JOËL BONS: Bomaden
Jean-Guihen Queyras, cello. Atlas Ensemble / Ed Spanjaard, cond.
BIS SACD 2073 TT: 61:35
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BACH: Sonaas and Partitas for Solo Violin
Jaakko Kuusisto, violin
BIS SACD 2917 (2 disks) TT: 141:29
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BEETHOVEN: Sonata No. 31 in A flat, Op. 110. Sonaa No 32 in C minor, Op. 111. Six Bagatelles, Op. 126
Yevgeny Sudbin, piano
BIS SACD 2208 TT: 62:53
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Dutch composer Joël Bons (b. 1952) was awarded the prestigious 2019 Grawemeyer Award for Music Composition for Nomaden (Nomads). The composer calls this a journey during which the cello protagonist encounters musicians from different traditions and enters into dialogue with them. Although it is not called a concerto, it actually is one, consisting of 38 brief connected episodes. It was written for Jean-Guihen and the Atlas Ensemble (which was formed by the composer), who perform it on this intriguing new release. Accompaniment is by an ensemble of 18 players from China, Japan, Central Asia, the Middle East and Europe playing instruments from their countries. Detailed program notes are provided. The recording was made October/November 2016 in Amsterdam's Muziekgebouw and the BIS engineers have done their usual fine job in providing a rich, we-balanced audio picture. An unusual issue, new music presented in the most authentic style, in a definitive performance.

Yound violinist Jaakko Kuusisto already has to his credit many superlative recordings of major works, many praised on this site. Now he turns his attention to a milestone in the repertory, Bach's music for solo violin, namely the three sonatas and partitas. These have been reorded many times, notably by Nathan Milstein whose legendary 1970s recording recently wasreissued on DGG. This new Kuusisto reording challenges that and has the advantage of cystal clear sonics, reorded 2016 - 2017 ub ///sweden's Osteraker Chuch. A fine release, violin mastery of the highest level.

Russian pianist Yevgeny Sudbin alredy has made superb recordings of piano concertos of Beethoven and Mozart, all praised on this site. He seems better suited for these composers than for Rachmaninoff; I found his recording of the latter's Concertos 2 an 3 unexceptional. Now he returns to Beethoven with this issue of the composer's late music for solo piano, the mighty Op. 110 and Op, 111 sonatas. Exemplary performances recorded recorded July 2016 in Manchester's St. Peeter;s Hall. The Bagtelles were recorded November 2014 in Bristol's St. George's Church. Excellent sound, and a fine addition to the pianist's discography.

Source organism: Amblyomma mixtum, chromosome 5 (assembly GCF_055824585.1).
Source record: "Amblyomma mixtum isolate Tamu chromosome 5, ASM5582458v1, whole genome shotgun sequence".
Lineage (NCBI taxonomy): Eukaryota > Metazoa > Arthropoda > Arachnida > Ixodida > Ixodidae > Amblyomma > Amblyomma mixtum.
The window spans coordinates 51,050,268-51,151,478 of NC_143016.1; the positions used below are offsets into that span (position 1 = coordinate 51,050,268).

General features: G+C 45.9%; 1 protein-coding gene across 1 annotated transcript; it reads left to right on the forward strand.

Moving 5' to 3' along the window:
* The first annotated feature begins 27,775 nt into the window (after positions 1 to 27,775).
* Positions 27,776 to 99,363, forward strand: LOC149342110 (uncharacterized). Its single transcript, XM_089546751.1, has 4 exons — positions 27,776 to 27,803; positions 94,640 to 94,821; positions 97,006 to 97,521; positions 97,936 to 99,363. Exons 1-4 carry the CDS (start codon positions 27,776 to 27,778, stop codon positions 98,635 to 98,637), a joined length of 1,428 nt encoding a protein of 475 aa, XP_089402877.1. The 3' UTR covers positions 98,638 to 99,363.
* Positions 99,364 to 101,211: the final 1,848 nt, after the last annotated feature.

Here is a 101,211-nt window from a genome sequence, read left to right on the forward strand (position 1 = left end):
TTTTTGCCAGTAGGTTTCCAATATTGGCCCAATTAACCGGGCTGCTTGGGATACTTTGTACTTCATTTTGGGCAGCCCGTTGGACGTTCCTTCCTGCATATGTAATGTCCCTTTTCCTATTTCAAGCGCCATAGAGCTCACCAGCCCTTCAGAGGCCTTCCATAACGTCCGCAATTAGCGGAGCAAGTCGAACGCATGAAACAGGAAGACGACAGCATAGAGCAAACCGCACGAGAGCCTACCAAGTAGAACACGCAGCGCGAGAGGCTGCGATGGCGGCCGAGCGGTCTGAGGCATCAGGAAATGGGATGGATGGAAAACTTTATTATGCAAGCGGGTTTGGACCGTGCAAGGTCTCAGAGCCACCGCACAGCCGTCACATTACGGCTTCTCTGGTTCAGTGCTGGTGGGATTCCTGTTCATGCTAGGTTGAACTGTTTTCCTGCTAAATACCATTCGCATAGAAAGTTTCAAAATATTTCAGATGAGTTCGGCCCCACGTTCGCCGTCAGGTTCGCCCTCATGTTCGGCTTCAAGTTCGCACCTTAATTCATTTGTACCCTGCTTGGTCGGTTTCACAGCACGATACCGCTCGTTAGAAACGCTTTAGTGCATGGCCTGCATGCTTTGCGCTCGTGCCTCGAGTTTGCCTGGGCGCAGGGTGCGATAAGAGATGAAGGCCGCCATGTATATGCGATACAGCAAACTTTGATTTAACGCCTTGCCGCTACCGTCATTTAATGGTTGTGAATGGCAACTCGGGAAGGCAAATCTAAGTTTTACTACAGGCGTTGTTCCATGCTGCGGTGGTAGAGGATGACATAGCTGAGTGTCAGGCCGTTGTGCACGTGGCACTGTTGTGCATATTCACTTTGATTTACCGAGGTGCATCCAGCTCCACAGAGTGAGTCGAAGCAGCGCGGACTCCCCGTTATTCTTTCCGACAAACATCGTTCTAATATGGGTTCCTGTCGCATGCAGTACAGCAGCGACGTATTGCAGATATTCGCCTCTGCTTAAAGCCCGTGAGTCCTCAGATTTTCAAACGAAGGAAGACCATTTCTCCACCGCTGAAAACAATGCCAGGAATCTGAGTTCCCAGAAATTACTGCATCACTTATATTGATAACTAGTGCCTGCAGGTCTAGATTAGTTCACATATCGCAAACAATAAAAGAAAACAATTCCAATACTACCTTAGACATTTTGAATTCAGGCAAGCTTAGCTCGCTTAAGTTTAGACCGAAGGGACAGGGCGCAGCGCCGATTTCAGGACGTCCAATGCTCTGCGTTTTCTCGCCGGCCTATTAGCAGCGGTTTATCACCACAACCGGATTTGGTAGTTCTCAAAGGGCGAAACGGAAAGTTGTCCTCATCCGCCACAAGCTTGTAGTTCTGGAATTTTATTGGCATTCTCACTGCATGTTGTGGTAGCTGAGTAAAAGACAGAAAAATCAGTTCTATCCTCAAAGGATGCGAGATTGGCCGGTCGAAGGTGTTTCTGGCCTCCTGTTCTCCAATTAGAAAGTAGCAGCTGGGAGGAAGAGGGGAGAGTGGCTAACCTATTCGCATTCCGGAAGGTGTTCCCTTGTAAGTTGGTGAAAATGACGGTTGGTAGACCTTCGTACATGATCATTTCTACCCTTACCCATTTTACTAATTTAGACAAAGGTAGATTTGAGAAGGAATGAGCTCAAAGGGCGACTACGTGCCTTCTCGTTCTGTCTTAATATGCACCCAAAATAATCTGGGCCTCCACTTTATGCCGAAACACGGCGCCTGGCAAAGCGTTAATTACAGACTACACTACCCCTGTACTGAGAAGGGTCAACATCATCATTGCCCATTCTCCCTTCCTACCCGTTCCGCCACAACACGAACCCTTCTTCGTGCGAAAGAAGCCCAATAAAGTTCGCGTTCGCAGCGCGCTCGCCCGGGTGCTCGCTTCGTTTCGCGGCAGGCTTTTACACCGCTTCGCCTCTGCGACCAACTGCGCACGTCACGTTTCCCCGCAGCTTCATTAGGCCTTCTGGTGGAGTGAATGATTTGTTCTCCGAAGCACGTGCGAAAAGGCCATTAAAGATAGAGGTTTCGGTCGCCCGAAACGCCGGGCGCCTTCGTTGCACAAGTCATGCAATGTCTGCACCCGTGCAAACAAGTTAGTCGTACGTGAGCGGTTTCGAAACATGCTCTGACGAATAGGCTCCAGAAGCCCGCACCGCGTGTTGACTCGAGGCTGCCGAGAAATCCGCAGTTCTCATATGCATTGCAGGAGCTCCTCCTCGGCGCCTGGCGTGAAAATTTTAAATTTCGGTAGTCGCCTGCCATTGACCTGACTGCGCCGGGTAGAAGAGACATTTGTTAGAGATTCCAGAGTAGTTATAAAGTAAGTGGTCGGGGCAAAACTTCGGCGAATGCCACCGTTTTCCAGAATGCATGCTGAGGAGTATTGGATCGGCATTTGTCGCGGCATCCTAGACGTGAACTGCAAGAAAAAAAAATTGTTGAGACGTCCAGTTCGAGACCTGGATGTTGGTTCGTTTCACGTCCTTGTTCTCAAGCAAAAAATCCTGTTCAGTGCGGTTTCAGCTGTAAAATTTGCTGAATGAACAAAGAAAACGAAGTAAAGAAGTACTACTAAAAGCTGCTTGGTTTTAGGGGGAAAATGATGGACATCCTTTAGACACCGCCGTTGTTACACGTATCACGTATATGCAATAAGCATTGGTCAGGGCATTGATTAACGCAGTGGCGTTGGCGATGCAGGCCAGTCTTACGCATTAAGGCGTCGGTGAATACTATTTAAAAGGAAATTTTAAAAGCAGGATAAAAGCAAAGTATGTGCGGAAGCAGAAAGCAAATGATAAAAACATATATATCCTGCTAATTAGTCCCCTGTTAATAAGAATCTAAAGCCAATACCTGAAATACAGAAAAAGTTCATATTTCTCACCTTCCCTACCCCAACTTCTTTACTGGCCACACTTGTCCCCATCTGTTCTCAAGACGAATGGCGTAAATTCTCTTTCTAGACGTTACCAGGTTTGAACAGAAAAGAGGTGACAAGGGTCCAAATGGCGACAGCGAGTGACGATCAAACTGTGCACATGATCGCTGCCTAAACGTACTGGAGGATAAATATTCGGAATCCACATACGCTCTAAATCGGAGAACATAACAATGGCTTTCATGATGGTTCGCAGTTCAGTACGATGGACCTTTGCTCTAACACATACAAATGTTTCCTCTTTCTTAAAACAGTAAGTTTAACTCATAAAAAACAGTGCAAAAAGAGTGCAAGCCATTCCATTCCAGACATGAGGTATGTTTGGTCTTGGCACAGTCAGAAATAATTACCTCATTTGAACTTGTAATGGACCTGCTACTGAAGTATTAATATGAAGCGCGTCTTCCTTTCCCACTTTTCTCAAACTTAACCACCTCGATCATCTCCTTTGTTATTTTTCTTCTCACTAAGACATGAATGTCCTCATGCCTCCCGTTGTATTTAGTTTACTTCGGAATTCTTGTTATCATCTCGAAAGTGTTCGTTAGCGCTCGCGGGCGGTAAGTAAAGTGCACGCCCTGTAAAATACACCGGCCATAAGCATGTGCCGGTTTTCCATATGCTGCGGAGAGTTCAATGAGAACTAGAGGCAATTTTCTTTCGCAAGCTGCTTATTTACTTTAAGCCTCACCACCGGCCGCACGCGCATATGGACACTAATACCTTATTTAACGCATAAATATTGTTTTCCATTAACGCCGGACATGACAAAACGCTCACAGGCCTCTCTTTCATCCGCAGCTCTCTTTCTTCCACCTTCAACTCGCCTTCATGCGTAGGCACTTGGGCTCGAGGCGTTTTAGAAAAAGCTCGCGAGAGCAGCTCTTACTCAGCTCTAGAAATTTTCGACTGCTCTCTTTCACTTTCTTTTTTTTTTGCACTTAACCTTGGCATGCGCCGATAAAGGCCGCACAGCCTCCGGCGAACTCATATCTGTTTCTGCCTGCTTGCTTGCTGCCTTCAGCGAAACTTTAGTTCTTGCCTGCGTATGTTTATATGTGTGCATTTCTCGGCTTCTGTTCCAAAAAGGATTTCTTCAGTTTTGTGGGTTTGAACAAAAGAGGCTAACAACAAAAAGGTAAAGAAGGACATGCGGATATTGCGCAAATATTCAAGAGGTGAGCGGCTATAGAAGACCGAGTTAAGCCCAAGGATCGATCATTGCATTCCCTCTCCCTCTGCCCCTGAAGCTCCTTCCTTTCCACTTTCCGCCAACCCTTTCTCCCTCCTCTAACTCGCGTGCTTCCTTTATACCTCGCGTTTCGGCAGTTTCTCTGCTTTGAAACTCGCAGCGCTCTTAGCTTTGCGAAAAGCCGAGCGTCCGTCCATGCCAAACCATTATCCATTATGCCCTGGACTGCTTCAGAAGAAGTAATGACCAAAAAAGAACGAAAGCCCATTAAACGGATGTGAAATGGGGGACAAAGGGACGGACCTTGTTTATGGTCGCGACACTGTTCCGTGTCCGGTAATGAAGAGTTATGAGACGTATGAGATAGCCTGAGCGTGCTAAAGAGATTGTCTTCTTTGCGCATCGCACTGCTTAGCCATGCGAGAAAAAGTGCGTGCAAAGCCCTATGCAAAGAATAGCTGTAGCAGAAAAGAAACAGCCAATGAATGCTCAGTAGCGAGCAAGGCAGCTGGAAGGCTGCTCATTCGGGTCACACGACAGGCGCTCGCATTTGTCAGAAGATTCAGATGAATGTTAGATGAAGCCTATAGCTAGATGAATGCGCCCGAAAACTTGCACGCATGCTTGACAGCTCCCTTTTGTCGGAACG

There are many questions surrounding Johann Sebastian Bach's 'Six Solos for violin', or the Sonatas and Partitas for solo violin, as they are usually called today. When did he compose them, and why, and for whom? In what circumstances were they performed? And why would a master of polyphony choose to write for a melody instrument with limited scope for polyphony or chords? We can only guess at the answers which makes the works all the more fascinating. The legendary violinist George Enescu famously described the set as 'the Himalayas of violinists', but for more than 200 years they were primarily regarded as pedagogical exercises rather than compositions worthy of the concert hall. Felix Mendelssohn and Robert Schumann tried to popularize them by making versions with piano accompaniment, while Busoni did away with the violin altogether in his transcription of the famous Chaconne from Partita No. 2. But since Yehudi Menuhin made the first complete recording of the Sonatas and Partitas, between 1929 and 1936, they have become a staple during violin recitals, on disc and in concert. Fascinating performers and audiences alike with their architectural perfection as well as their emotional range, these are works that lend themselves to very different interpretations, and on this recording it is the Bach of Finnish violinist Jaakko Kuusisto we hear. Himself a composer as well as violinist and conductor Kuusisto remembers beginning to study individual movements from the set at the age of ten. The music has been with him ever since, and to him 'no other works for the violin provide a higher challenge or greater beauty'.


BIS ecopak Yevgeny Sudbin has previously recorded Beethoven's piano concertos releases which have received international acclaim, for instance on the website ClassicsToday.com: ''A Beethoven experience you will not want to miss.'' For his first disc featuring solo works by Beethoven, Sudbin has chosen the two final sonatas and the Six Bagatelles, Op. 126 late works written between 1821 and 1824, just a couple of years before the composer's death. There are numerous anecdotes that testify to the fact that Beethoven was highly temperamental. But in his liner notes to this disc, Sudbin writes of another, contrasting side to the composer: 'warmth, generosity and wisdom with unexpected outbursts of cheeky humour are also unmistakably among Beethoven's qualities and particularly evident in the works on this recording'. If Beethoven's 32 piano sonatas form one of the most important collections of works in the history of music, then the final ones belong to his crowning achievements. Various musicians and musicologists have commented on them, hearing a hard-won triumph of the spirit in the great fugue of the final movement of Op. 110, and interpreting Op. 111 and especially its second movement, the famous Arietta as a last farewell. The set of Bagatelles was composed only months after Beethoven had completed his monumental Ninth Symphony. It became the last work for piano to be published in his lifetime, and together the six brief pieces form a distillate of a lifetime of writing for and playing the piano.